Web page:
• Jackson R.J., Adnane, J., Coppola, D., Cantor, A., Sebti, S.M., and Pledger, W.J. 2002. Loss of the cell cycle inhibitors p21(Cip1) and p27(Kip1) enhances tumorigenesis in knockout mouse models. Oncogene 21: 8486-8497. [PubMed]
  • Jackson R.J., Engelman, R.W., Coppola, D., Cantor, A.B., Wharton, W., and Pledger, W.J. 2003. p21Cip1 nullizygosity increases tumor metastasis in irradiated mice. Cancer Res. 63: 3021-3025. [PubMed]
  • Jung M., Brosch, G., Kolle, D., Scherf, H., Gerhauser, C., and Loidl, P. 1999. Amide analogues of trichostatin A as inhibitors of histone deacetylase and inducers of terminal cell differentiation. J. Med. Chem. 42: 4669-4679. [PubMed]
  • Kadonaga J.T. 2004. Regulation of RNA polymerase II transcription by sequence-specific DNA binding factors. Cell 116: 247-257. [PubMed]
  • Kitaura H., Shinshi, M., Uchikoshi, Y., Ono, T., Tsurimoto, T., Yoshikawa, H., Iguchi-Ariga, S.M., and Ariga, H. 2000. Reciprocal regulation via protein-protein interaction between c-Myc and p21(cip1/waf1/sdi1) in DNA replication and transcription. J. Biol. Chem. 275: 10477-10483. [PubMed]
  • Koeller K.M., Haggarty, S.J., Perkins, B.D., Leykin, I., Wong, J.C., Kao, M.C., and Schreiber, S.L. 2003. Chemical genetic modifier screens: Small molecule trichostatin suppressors as probes of intracellular histone and tubulin acetylation. Chem. Biol. 10: 397-410. [PubMed]
  • Lai E.C. 2002. Keeping a good pathway down: Transcriptional repression of Notch pathway target genes by CSL proteins. EMBO Rep. 3: 840-845. [PMC free article] [PubMed]
  • Lefort K. and Dotto, G.P. 2004. Notch signaling in the integrated control of keratinocyte growth/differentiation and tumor suppression. Semin. Cancer Biol. 14: 374-386. [PubMed]
  • Logan C.Y. and Nusse, R. 2004. The Wnt signaling pathway in development and disease. Annu. Rev. Cell. Dev. Biol. 20: 781-810. [PubMed]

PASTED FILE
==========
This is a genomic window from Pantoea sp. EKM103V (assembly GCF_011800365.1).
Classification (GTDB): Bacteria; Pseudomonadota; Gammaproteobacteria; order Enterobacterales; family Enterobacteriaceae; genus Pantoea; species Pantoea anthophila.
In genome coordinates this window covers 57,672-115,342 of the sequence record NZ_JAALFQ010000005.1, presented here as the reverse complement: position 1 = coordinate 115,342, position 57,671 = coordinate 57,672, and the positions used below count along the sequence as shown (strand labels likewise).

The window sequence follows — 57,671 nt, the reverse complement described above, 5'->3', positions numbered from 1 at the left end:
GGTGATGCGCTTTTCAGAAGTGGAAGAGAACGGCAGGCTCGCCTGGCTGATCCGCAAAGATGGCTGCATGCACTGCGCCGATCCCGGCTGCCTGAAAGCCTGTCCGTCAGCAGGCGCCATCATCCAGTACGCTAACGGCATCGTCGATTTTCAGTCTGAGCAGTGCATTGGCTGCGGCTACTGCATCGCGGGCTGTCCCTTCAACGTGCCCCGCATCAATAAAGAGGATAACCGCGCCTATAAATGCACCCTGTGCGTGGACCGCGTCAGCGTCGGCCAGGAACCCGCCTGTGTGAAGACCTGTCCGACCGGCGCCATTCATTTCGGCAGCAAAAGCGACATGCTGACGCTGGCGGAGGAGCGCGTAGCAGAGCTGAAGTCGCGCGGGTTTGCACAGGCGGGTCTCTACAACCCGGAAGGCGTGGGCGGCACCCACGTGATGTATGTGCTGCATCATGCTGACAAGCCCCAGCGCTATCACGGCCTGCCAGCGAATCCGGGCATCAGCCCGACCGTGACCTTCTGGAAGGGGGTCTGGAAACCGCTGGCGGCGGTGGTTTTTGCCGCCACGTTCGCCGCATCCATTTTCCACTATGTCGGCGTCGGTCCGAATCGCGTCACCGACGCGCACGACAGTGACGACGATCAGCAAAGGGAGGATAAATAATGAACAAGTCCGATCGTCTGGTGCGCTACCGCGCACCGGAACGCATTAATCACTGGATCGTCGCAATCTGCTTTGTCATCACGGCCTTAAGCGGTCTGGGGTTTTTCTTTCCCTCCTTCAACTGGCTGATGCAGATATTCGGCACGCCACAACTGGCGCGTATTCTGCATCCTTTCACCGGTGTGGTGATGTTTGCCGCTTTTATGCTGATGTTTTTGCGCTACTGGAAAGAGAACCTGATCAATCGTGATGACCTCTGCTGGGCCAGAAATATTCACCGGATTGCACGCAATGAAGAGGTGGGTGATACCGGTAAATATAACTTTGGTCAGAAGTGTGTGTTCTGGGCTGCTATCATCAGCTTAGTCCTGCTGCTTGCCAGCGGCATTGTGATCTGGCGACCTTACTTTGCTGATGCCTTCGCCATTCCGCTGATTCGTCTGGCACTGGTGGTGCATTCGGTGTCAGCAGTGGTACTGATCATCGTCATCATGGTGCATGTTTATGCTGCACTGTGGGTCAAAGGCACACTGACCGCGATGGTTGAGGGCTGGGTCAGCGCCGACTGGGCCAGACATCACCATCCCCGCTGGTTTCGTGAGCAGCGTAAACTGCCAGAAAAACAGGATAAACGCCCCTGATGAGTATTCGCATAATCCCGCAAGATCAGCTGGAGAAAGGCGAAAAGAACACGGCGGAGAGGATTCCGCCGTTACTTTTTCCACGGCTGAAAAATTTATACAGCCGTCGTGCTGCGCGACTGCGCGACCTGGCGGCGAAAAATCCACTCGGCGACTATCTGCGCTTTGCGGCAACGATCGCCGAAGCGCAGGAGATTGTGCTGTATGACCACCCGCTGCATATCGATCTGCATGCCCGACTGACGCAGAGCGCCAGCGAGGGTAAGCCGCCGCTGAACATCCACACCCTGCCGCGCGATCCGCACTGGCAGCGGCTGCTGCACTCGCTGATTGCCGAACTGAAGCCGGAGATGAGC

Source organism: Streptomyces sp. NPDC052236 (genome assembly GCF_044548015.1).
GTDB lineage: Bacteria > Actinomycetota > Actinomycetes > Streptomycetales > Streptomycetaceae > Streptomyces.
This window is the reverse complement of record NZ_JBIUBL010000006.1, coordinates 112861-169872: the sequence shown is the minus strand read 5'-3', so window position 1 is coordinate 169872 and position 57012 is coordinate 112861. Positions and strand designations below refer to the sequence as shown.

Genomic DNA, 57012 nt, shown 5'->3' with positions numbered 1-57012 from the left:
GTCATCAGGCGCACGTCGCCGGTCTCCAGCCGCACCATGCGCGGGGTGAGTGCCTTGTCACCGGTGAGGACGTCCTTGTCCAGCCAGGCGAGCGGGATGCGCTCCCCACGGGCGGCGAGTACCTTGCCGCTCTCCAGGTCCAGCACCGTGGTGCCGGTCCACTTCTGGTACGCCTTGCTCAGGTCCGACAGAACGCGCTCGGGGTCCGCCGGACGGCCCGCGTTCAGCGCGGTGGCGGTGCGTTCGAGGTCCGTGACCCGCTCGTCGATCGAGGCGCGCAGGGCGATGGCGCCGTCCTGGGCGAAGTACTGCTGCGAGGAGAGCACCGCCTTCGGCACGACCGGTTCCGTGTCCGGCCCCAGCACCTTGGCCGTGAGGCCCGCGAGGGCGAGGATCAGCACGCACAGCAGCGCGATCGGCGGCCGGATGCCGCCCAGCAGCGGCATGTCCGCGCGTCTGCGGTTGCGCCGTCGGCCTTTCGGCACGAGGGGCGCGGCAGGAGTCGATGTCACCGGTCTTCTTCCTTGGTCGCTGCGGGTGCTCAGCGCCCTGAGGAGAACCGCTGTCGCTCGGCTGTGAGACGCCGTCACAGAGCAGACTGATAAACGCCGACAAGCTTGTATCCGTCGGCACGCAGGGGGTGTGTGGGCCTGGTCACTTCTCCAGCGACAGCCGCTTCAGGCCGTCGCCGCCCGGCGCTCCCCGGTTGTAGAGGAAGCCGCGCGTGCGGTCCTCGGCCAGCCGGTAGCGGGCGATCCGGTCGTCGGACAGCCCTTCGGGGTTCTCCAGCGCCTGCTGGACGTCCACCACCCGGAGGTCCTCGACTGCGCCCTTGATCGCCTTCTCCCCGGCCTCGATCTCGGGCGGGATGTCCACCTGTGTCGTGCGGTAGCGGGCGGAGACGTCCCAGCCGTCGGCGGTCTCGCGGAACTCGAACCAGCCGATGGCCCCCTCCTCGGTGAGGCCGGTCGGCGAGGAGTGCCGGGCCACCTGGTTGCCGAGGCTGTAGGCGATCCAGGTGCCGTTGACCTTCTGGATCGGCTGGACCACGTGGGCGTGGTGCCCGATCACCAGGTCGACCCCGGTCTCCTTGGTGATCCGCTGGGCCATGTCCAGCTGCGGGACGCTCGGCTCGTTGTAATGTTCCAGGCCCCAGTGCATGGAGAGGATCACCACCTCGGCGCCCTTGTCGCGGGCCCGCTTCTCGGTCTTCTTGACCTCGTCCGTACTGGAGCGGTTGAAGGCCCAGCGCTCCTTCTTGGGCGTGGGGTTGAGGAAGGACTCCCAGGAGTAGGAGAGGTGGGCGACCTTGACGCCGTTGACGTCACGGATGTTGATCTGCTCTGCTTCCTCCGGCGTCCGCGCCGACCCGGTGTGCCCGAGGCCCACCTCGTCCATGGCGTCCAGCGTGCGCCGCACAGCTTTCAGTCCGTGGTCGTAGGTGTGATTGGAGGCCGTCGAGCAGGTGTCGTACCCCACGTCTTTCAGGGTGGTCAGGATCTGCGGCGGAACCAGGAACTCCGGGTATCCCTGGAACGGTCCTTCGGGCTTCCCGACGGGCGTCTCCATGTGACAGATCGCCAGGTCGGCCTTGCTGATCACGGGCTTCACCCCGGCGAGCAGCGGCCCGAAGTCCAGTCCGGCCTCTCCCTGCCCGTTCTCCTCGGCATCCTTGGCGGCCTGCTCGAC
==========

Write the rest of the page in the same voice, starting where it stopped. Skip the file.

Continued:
• Lowell S., Jones, P., Le Roux, I., Dunne, J., and Watt, F.M. 2000. Stimulation of human epidermal differentiation by δ-notch signalling at the boundaries of stem-cell clusters. Curr. Biol. 10: 491-500. [PubMed]
  • Mammucari C., Tommasi di Vignano, A., Sharov, A.A., Havrda, M.C., Roop, D.R., Botchkarev, V.A., Crabtree, G.R., and Dotto, G.P. 2005. Integration of Notch1 and Calcineurin/NFAT signaling pathways in keratinocyte growth and differentiation control. Dev. Cell 8: 665-676. [PubMed]
  • Millar S.E., Willert, K., Salinas, P.C., Roelink, H., Nusse, R., Sussman, D.J., and Barsh, G.S. 1999. WNT signaling in the control of hair growth and structure. Dev. Biol. 207: 133-149. [PubMed]
  • Missero C., Di Cunto, F., Kiyokawa, H., Koff, A., and Dotto, G.P. 1996. The absence of p21Cip1/WAF1 alters keratinocyte growth and differentiation and promotes ras-tumor progression. Genes & Dev. 10: 3065-3075. [PubMed]
  • Nickoloff B.J., Qin, J.Z., Chaturvedi, V., Denning, M.F., Bonish, B., and Miele, L. 2002. Jagged-1 mediated activation of notch signaling induces complete maturation of human keratinocytes through NF-κB and PPARγ. Cell Death Differ. 9: 842-855. [PubMed]